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Congress: Learn to negotiate

This month, disapproval of Congress hit an all-time high — The New York Times reports that 82 percent of Americans give Congress the thumbs-down. Both parties get low marks, so the general disgust can't be attributed only to ideology. What the poll should call attention to is something more fundamental, a basic competency we expect our leaders to possess when they go to Washington: the ability to negotiate.

Many members of Congress used to work in the private sector, where business people negotiate successfully every day. Yet this summer, congressional leaders showed themselves to be clumsy deal-makers, leading the country closer to the brink of economic crisis with every contentious meeting and press conference they conducted.

Now, with the nation's debt ceiling raised and the media finished declaring the winners and losers, our attention turns to the bipartisan "super committee" tasked with the heavy lifting — crafting a deal to cut $2.1 trillion out of the budget over the next 10 years. If these committee members practice the same tactics used in the first round of the debate, we may well see a repeat of this summer's debacle. Let's hope the men and women of this committee will this time heed the basic tenets of sound negotiating strategy.

My cardinal rule of negotiations is that to get what your side wants, you must help the other side get what it wants. Failure to do so almost always leads to a breakdown in talks, because both sides will quickly lock into intransigent positions. Sound familiar? Gridlock is an inevitable result when each side knows in great detail what it wants, but doesn't comprehend and respect the goals of the opposition. Without an appreciation for an adversary's demands, negotiations cannot really begin.

Second, negotiating is a process, not an event. Sadly, Congress turned the debt ceiling debate into political theater. Members crafted and delivered speeches full of clever sound bites, fear tactics and statistics meant to sway the public into embracing their positions. They wrote opinion pieces that might have satisfied like-minded people but did little to advance the process. They talked and talked — but rarely listened. Most importantly, they failed to ask their adversaries the questions (and listen for the answers) that would have led to earlier opportunities for give-and-take.

Finally, negotiating cannot end successfully when the goal is "winner-take-all." The goal of each party must be that its side wins big and the other side also wins big — just not quite as big. Both sides need to save face and be able to go back to their constituents saying, "We did pretty well here — this was a complex situation that involved a lot of compromise, but we won on the issues that really matter."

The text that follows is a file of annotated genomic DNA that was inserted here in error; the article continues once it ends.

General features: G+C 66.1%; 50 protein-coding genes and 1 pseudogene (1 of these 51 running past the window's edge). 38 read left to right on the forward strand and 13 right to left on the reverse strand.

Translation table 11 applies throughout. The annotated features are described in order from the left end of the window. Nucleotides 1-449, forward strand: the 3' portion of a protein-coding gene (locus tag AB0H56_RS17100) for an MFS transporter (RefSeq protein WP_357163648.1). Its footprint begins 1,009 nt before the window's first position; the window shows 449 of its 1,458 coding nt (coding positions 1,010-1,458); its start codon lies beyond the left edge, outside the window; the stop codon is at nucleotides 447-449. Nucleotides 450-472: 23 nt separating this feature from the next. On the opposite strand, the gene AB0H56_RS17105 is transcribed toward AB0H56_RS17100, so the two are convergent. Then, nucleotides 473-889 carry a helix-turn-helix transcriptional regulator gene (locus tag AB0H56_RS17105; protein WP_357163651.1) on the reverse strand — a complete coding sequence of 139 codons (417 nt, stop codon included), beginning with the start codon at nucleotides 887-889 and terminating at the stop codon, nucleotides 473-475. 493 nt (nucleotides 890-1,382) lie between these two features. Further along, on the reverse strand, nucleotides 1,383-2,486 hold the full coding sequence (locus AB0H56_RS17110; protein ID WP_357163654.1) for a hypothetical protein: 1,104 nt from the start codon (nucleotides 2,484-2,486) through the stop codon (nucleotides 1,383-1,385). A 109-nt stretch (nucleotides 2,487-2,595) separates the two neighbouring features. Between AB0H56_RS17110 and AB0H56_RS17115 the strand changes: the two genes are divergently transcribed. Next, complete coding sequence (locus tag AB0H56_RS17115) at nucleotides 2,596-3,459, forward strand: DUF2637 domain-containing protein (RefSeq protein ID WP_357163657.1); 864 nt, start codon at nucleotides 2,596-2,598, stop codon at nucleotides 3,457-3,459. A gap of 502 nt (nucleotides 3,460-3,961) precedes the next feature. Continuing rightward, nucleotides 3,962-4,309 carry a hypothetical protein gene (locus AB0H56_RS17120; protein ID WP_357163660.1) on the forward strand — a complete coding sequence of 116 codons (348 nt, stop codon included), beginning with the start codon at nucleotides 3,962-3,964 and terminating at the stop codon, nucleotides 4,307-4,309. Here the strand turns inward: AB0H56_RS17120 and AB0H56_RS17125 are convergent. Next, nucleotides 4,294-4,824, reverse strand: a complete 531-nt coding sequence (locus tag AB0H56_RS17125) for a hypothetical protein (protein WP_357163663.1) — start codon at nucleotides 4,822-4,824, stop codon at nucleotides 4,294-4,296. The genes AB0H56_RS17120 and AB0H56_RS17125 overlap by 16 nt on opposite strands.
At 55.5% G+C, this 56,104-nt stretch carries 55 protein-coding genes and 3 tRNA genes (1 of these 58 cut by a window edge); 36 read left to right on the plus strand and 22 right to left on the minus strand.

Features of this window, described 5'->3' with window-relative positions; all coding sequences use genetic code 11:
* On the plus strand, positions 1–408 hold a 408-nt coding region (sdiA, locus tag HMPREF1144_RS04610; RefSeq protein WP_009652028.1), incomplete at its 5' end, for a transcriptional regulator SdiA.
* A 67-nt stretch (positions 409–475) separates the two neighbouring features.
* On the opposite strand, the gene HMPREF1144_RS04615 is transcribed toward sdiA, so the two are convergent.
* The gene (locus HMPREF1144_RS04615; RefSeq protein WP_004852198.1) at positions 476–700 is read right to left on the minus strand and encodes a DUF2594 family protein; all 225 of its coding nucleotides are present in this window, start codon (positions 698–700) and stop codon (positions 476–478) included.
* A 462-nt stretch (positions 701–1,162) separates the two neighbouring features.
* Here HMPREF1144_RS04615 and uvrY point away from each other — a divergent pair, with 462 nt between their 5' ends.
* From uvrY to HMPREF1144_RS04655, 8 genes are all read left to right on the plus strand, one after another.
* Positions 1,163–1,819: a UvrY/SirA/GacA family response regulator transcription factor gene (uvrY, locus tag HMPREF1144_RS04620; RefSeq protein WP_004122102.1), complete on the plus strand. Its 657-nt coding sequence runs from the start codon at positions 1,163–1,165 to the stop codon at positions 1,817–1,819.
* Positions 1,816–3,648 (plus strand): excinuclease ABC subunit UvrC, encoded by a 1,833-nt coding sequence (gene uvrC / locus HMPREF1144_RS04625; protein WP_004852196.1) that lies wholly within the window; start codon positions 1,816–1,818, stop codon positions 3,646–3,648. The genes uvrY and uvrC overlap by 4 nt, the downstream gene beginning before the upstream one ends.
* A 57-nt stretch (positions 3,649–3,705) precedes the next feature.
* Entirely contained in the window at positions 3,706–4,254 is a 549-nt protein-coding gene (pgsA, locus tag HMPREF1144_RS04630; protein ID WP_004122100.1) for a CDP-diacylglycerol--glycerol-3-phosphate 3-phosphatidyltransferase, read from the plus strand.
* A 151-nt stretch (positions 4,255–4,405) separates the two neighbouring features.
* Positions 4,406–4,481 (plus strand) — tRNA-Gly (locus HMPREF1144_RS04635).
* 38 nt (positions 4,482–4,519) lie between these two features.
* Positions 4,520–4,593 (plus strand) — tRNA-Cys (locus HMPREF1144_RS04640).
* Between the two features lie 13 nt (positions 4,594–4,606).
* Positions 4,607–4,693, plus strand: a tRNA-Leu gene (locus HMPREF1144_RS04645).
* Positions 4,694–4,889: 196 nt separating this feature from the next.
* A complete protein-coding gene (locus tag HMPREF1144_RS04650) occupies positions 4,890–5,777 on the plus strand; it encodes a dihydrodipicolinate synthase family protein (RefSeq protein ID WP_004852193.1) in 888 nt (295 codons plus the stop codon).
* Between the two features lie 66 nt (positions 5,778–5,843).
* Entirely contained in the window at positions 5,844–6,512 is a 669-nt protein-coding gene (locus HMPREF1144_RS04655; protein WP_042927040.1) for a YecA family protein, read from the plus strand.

An oft-cited example of a successful negotiating strategy at a critical time is President John F. Kennedy's handling of the Cuban Missile Crisis in 1962. With pressure to avoid a nuclear war with the Soviet Union and not sacrifice either our country's security or its reputation as a superpower, Kennedy relied upon his team of national security advisors to evaluate not only what actions our country could take, but also what the other side would do in response. After careful evaluation, the president ordered a blockade to keep Soviet missiles from entering Cuba and demanded that the Soviets remove what was already in place.

As a result, all three sides — the U.S., the Soviets and Cuba's Fidel Castro — publicly escalated their threats. Secretly, though, the two world leaders managed to hammer out a compromise that led to both sides declaring victory, at least among their own people. In the end, President Kennedy told the American people that he was successful in forcing the Soviets to remove their missile systems from Cuba, thereby securing our country against potential nuclear war. And Soviet Premier Nikita Khrushchev left the negotiating table with news for his citizenry that U.S. missiles in Italy and Turkey would be removed, thereby mitigating the threat of a U.S. nuclear assault.

Our leaders in Washington have much to learn not only from history, but also the example we now have from last month on Capitol Hill. The tea party's intransigence is often cited as a prime factor in the impasse. Certainly, intransigence is deadly to productive talks. But the Democrats have done harm, too, by repeatedly going on television to blame the tea party. Such finger-pointing doesn't bode well.

Hopefully the "super committee" members will heed the advice of the ancient Greek scholar Epictetus: "Nature has given men one tongue, but two ears, that we may hear from others twice as much as we speak." Now is the time to listen.

Ronald M. Shapiro, founder of the law firm Shapiro Sher Guinot & Sandler and Shapiro Negotiations Institute, is the author of three books on negotiating strategy, including "Dare to Prepare: How to Win Before You Begin" and "The Power of Nice: How to Negotiate So Everyone Wins-Especially You!" His email is

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